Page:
Arnold Kling  

Morning Commentary

Off the Record... Do Financial CEO's Have Enough...

Start with Markus K. Brunnermeier.

While the overall mortgage losses are large on an absolute scale, they are still relatively modest compared to the destruction of about $8 trillion in stock market wealth that occurred in the period from October 2007, when the market reached an all-time high, to a year later in October 2008.

Not to mention foreign stock market wealth. This is a very valuable paper. Pointer from Menzie Chinn.

More from the paper:

These structured investment vehicles (SIVs) raise funds by selling short-term asset-backed commercial paper with an average maturity of 90 days and medium-term notes with an average maturity of just over one year primarily to money market funds. The short-term assets are called "asset backed" because they are backed by a pool of mortgages or other loans as collateral...To ensure funding liquidity, the sponsoring bank grants a credit line, called a "liquidity backstop." As a result, the banking system still bears the liquidity risk from holding long-term assets and making short-term loans.

So we have Mencius Moldbug's favorite whipping boy, maturing mismatching. But it's not taking place through ordinary fractional-reserve banking. Instead, it's completely off-balance-sheet.

Next, we have my favorite whipping boy.

In hindsight, it is clear that one distorting force leading to the popularity of structured investment vehicles (SIVs) was regulatory and ratings arbitrage. moving a pool of loans into off-balance-sheet vehicles, and then granting a credit line to that pool to ensure a AAA-rating, allowed banks to reduce the amount of capital they needed to hold to conform with Basel I regulations while the risk for the bank remained essentially unchanged.

It sounds very wise nowadays to say that we need an international regulator. But the international-based capital regulations opened loopholes that banks could drive a truck through.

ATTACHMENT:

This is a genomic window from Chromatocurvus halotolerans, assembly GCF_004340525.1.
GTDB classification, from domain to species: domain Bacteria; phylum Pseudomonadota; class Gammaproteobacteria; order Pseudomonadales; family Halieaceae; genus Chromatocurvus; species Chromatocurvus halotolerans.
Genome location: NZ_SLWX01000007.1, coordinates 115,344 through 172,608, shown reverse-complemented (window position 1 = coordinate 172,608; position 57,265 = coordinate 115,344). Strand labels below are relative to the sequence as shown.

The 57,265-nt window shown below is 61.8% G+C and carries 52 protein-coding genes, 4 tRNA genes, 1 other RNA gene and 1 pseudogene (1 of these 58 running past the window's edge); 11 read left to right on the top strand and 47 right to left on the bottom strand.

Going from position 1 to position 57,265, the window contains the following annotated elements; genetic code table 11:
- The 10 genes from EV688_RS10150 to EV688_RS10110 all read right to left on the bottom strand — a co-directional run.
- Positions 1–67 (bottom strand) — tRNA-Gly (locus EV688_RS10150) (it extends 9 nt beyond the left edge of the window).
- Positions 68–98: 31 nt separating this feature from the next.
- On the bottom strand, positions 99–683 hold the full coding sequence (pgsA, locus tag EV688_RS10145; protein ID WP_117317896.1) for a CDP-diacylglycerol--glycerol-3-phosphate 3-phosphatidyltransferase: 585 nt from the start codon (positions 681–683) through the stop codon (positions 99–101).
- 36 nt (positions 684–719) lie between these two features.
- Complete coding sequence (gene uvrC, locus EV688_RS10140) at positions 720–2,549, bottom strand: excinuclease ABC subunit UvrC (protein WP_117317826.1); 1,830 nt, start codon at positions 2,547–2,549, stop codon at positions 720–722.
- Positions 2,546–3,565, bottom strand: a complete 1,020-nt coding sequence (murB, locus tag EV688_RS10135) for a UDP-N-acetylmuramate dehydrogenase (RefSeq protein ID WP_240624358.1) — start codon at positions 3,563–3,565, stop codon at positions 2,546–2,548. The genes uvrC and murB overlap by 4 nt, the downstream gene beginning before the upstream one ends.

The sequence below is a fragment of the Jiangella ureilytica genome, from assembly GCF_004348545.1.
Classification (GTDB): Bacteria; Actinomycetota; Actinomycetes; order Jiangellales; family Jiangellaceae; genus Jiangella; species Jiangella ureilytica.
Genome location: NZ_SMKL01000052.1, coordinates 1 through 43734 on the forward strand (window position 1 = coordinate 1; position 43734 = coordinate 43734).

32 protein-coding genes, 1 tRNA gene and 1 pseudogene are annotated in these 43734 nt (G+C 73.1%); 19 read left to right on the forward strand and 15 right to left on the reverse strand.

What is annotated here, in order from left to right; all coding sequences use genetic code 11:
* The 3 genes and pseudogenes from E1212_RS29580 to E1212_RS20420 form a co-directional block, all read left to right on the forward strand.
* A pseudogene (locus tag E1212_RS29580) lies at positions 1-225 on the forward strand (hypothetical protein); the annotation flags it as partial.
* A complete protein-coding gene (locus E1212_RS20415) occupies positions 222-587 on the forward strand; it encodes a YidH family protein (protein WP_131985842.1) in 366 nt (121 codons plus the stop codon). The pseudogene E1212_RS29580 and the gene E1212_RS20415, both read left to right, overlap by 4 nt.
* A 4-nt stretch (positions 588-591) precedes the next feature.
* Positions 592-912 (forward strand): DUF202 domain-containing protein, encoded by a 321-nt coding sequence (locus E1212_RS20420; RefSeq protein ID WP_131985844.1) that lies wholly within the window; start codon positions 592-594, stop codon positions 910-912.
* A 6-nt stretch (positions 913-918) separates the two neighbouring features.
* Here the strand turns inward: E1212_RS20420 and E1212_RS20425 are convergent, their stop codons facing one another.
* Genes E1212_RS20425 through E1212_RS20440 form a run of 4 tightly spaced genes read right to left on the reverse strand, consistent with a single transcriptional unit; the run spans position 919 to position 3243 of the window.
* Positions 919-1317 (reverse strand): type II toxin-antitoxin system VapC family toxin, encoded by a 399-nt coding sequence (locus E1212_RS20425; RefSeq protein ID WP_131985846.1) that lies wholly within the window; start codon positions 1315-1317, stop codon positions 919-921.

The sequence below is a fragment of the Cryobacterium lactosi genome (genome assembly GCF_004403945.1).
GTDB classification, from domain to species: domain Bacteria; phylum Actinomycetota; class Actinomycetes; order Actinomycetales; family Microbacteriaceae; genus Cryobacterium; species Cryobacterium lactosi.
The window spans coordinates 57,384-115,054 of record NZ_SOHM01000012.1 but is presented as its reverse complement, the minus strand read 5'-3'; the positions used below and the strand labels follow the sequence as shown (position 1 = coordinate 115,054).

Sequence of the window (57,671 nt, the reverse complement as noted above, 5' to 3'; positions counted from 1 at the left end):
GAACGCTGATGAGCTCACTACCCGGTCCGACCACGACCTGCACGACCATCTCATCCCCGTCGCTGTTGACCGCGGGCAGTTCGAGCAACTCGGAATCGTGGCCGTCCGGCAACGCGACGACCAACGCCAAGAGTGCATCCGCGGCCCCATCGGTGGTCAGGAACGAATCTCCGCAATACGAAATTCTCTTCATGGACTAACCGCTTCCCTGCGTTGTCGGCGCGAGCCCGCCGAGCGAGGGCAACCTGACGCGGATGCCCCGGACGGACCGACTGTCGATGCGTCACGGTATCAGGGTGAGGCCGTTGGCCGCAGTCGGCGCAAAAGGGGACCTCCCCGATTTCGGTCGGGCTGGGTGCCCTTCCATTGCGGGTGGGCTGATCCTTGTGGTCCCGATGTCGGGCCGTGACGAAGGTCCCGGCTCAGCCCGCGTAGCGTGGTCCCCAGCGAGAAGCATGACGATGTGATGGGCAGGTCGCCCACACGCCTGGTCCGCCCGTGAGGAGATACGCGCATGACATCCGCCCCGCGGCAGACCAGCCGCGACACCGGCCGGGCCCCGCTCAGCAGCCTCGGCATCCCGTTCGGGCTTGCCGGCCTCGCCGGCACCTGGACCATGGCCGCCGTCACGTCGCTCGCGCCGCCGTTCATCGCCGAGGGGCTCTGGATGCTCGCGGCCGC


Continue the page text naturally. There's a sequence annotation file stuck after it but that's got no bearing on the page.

Another part of the ratings arbitrage game was the use of insurance.

As losses in the mortgage market mounted, the monoline insurers were on the verge of being downgraded by all three major rating agencies. This would have led to a loss of AAA-insurance for hundreds of municipal bonds, corporate bonds, and structured products, resulting in a sweeping rating downgrade across financial instruments with a face value of $2.4 trillion...a rating downgrade would have triggered a huge sell-off of these assets by money market funds.

Next, we have wonderful news in a report from FBR research

The financial services industry is in dire shape and needs between $1.0 trillion and $1.2 trillion in tangible common equity pumped into it

Meanwhile, Henry Paulson has engaged in a round of image-buffing in the last few days. Felix Salmon is not convinced.

And regarding the other member of the dynamic duo, Tim Duy writes,

I see a distinct lack of leadership from the Federal Reserve, and it suggests that Bernanke has used up his bag of tricks. And I don't think that he knows what to do next.

My opinion continues to be that you cannot prop up until you clean up. The first order or business is to shut down the weakest institutions. Only then should you look around and decide about capital injections and bailouts. We don't need a chief rescuer. We need a head janitor.

Think of the financial sector as a bunch of dishes sitting on shelves during an earthquake. Bernanke and Paulson are running around trying to hold the shelves in place. I think we would be better off letting a lot of the dishes fall and then tossing them into the trash. You can understand why my view could be unpopular, and it also could be wrong. But so far, the stock market isn't telling me that Bernanke and Paulson are right.

Comments and Sharing